Kappa-like agreement indexes are often used to assess the agreement among examiners on a categorical scale. They have the particularity of correcting the level of agreement for the effect of chance. In the present paper, we first define two agreement indexes belonging to this family in a hierarchical context. In particular, we consider the cases of a random and fixed set of examiners. Then, we develop a method to evaluate the influence of factors on these indexes. Agreement indexes are directly related to a set of covariates through a hierarchical model. We obtain the posterior distribution of the model parameters in a Bayesian framework. We apply the proposed approach on dental data and compare it with the generalized estimating equations approach.
An important target of many clinical studies is to identify biomarkers, including risk scores, with strong prognostic capabilities. While biomarker evaluations are commonly utilized to predict the progress of the disease at single time points, appropriate statistical tools to assess the prognostic value of serial biomarker evaluation are rarely used. The goal of this paper is to demonstrate flexible and appropriate statistical methodology to assess the predictive capability of serial echocardiographic measurements of allograft aortic valve function. Moreover, the concept of joint modeling of longitudinal and survival data to optimally utilize the relationship between repeated valve function measurements and time-to-death or time-to-reoperation, is introduced and illustrated. Optimal and suboptimal methods are illustrated using a prospective cohort of patients who survived aortic valve or root replacement with an allograft valve and who were followed clinically and echocardiographically over time.
An incomplete miscarriage occurs when all the products of conception are not expelled through the cervix. Curettage or vacuum aspiration have been used to remove retained tissues. The anaesthetic techniques used to facilitate this procedure have not been systematically evaluated in order to determine which provide better outcomes to the patients.
Developmental adaptations due to early nutritional exposures may have permanent health consequences. Studies of diet and fetal size have mainly focused on individual nutrients despite evidence that the pattern of food consumption may be of significance. Hence, we evaluated the associations of dietary habits in early pregnancy (gestational age < 18 weeks) with fetal size, uteroplacental vascular resistance, placental weight and birth weight in a prospective observational study of 3207 Caucasian pregnant mothers in Rotterdam, the Netherlands. Participants completed a semiquantitative FFQ during early pregnancy. Logistic regression analysis was used to predict the occurrence of intra-uterine growth retardation at birth as a function of food intake. The derived solution was considered as the dietary pattern. As it was characterised by higher intakes of fruit, vegetables, vegetable oil, fish, pasta and rice, and lower intakes of meat, potatoes and fatty sauces, it was labelled the Mediterranean diet. The degree of adherence to the diet was positively associated with plasma folate and serum vitamin B12 concentrations and showed an inverse relationship with homocysteine and high-sensitivity C-reactive protein plasma concentrations (P <0·05). Important fetal size and placental parameters were associated with the degree of adherence to the diet, revealing a 72 g lower birth weight (95% CI -110·8, -33·3) and a 15 g lower placental weight (95% CI -29·8, -0·2) for women with low adherence to the diet. To conclude, low adherence to a Mediterranean diet in early pregnancy seems associated with decreased intra-uterine size with a lower placental and a lower birth weight.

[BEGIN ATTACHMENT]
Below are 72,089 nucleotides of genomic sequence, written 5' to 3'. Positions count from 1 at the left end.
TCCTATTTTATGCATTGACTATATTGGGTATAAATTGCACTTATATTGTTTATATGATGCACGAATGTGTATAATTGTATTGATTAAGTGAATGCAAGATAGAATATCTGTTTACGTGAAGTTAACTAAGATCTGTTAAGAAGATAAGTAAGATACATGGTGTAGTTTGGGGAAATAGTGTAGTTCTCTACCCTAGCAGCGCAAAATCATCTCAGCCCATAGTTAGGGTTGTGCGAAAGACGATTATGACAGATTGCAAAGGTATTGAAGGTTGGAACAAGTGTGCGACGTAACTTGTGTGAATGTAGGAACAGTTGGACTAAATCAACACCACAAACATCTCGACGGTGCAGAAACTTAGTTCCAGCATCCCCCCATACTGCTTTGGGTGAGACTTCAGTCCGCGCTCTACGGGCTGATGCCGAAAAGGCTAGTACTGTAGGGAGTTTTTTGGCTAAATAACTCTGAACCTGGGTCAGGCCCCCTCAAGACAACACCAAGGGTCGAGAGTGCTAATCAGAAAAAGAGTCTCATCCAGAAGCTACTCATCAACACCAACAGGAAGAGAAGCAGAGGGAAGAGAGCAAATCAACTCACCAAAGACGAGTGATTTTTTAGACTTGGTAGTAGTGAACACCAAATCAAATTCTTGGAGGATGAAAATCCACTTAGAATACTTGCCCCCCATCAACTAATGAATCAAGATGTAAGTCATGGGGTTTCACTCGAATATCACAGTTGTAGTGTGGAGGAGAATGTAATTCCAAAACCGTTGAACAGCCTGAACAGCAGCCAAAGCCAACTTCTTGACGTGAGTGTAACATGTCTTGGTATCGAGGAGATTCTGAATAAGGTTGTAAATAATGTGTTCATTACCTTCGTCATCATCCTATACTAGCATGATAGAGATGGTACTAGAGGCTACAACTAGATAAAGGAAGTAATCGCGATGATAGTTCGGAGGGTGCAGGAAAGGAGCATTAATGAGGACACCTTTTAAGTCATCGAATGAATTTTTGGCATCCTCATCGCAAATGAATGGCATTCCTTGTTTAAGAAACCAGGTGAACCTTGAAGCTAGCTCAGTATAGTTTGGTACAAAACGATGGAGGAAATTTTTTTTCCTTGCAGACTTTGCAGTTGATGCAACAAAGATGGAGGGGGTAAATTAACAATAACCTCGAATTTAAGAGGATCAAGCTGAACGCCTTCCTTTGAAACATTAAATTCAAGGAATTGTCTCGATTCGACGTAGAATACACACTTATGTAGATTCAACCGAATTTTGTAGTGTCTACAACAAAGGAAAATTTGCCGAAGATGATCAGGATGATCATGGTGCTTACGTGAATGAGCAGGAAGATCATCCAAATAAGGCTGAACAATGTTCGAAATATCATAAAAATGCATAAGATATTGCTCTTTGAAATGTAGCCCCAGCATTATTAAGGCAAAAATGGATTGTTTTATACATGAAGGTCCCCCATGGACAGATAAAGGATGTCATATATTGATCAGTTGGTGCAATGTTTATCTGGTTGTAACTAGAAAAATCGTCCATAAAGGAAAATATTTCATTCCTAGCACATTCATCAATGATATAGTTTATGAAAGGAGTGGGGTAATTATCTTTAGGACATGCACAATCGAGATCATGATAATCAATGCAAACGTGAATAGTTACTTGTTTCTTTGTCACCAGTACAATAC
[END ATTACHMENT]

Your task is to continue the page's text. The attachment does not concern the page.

The objective of finding a parsimonious representation of the observed data by a statistical model that is also capable of accurate prediction is commonplace in all domains of statistical applications. The parsimony of the solutions obtained by variable selection is usually counterbalanced by a limited prediction capacity. On the other hand, methodologies that assure high prediction accuracy usually lead to models that are neither simple nor easily interpretable. Regularization methodologies have proven to be useful in addressing both prediction and variable selection problems. The Bayesian approach to regularization constitutes a particularly attractive alternative as it is suitable for high-dimensional modeling, offers valid standard errors, and enables simultaneous estimation of regression coefficients and complexity parameters via computationally efficient MCMC techniques. Bayesian regularization falls within the versatile framework of Bayesian hierarchical models, which encompasses a variety of other approaches suited for variable selection such as spike and slab models and the MC(3) approach. In this article, we review these Bayesian developments and evaluate their variable selection performance in a simulation study for the classical small p large n setting. The majority of the existing Bayesian methodology for variable selection deals only with classical linear regression. Here, we present two applications in the contexts of binary and survival regression, where the Bayesian approach was applied to select markers prognostically relevant for the development of rheumatoid arthritis and for overall survival in acute myeloid leukemia patients.